On the routine regulatory front, on or before January 10, all full-power broadcast stations, commercial and noncommercial, must upload to their online public inspection files their Quarterly Issues Programs lists, listing the most important issues facing their communities in the last quarter of 2020 and the programs that they broadcast in October, November and December that addressed those issues.  As we have written before, these lists are the only documents required by the FCC to demonstrate how stations served the needs and interests of their broadcast service area, and they are particularly important as the FCC continues its license renewal process for radio and TV stations.  Make sure that you upload these lists to your public file by the January 10 deadline.  You can find a short video on complying with the Quarterly Issues/Programs List requirements here.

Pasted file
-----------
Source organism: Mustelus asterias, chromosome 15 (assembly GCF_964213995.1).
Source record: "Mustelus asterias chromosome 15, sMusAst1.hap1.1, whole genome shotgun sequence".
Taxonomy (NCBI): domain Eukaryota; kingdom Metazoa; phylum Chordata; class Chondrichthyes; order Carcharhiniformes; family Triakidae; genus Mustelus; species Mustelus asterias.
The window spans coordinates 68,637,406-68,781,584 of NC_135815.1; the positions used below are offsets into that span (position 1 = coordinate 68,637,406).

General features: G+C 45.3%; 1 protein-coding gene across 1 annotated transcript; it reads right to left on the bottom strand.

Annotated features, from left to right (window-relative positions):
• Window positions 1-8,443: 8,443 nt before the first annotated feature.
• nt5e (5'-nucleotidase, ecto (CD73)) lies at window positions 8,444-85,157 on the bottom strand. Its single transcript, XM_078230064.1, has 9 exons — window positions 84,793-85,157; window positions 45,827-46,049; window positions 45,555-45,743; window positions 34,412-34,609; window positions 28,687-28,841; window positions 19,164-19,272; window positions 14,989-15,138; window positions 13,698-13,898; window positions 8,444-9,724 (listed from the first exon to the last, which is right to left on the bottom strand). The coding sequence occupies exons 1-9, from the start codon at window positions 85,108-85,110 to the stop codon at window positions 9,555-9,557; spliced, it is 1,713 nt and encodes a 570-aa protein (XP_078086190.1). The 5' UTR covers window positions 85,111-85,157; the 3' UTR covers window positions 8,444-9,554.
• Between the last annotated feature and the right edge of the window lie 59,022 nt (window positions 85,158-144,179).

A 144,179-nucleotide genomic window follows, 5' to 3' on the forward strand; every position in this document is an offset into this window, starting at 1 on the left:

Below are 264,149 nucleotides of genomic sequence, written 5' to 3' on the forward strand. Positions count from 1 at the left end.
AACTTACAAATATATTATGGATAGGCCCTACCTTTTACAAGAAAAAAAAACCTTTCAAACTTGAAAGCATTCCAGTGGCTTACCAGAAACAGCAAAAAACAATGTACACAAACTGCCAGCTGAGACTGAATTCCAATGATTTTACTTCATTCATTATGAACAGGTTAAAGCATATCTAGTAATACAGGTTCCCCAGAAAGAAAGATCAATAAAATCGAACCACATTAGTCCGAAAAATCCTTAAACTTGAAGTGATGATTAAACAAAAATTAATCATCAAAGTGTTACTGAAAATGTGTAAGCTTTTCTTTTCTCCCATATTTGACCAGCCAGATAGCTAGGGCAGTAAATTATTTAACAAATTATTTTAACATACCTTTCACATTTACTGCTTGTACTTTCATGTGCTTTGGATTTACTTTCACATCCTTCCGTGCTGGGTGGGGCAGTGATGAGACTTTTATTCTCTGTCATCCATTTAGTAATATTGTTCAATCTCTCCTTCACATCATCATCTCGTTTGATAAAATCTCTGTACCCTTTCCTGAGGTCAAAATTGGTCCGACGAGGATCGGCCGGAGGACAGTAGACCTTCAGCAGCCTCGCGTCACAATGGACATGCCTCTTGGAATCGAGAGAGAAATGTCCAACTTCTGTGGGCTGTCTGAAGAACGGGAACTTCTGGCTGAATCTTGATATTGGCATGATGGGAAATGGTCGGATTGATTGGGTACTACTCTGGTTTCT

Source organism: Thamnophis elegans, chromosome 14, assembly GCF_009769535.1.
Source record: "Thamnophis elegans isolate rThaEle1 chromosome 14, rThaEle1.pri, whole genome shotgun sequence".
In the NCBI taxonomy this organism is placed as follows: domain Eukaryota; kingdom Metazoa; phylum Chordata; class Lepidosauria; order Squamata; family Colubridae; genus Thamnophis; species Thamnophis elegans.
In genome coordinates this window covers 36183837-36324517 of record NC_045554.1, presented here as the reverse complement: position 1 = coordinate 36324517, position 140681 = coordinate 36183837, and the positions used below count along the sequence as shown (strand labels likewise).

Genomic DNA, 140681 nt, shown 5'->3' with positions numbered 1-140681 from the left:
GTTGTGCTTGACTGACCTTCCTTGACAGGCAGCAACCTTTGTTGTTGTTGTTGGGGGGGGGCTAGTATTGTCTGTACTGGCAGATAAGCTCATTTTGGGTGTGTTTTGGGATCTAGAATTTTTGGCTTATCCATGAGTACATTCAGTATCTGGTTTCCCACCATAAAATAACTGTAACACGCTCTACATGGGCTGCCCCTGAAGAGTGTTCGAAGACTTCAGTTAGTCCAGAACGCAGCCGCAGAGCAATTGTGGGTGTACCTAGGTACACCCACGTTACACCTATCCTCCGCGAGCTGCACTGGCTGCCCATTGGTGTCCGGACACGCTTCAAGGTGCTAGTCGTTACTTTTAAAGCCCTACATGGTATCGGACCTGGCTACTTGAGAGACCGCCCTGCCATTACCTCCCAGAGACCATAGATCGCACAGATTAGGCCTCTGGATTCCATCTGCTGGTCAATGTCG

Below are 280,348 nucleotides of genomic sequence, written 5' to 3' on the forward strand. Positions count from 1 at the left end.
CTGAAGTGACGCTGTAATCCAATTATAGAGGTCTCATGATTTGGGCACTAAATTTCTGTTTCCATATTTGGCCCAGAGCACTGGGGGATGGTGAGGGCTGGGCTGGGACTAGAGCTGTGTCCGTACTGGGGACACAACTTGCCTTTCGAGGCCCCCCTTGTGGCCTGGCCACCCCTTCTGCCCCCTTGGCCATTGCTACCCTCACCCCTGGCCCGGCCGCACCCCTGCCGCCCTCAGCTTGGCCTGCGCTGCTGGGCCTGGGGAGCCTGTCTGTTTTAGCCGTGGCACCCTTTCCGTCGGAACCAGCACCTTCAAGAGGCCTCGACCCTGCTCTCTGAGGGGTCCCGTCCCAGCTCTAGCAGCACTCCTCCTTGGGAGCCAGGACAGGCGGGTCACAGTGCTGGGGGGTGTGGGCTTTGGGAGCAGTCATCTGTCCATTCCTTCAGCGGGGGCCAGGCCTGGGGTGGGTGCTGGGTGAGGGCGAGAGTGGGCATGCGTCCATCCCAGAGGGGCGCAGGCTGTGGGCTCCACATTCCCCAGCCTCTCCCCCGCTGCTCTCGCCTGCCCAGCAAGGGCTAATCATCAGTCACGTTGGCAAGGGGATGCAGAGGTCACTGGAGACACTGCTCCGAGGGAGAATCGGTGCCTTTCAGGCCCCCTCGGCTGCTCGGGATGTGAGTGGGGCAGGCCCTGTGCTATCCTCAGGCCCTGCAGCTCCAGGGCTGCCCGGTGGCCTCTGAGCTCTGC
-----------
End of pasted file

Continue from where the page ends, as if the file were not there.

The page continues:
Continue Reading January Regulatory Dates for Broadcasters – A New FCC Administration, Quarterly Issues Programs Lists, KidVid, Comment Deadlines and a Supreme Court Oral Argument on Ownership Issues

December is a busy month for broadcasters with routine filings to complete and action on FCC proceedings that will carry over to the next administration.  Keep on top of these dates and deadlines even as your calendar fills up with holiday celebrations.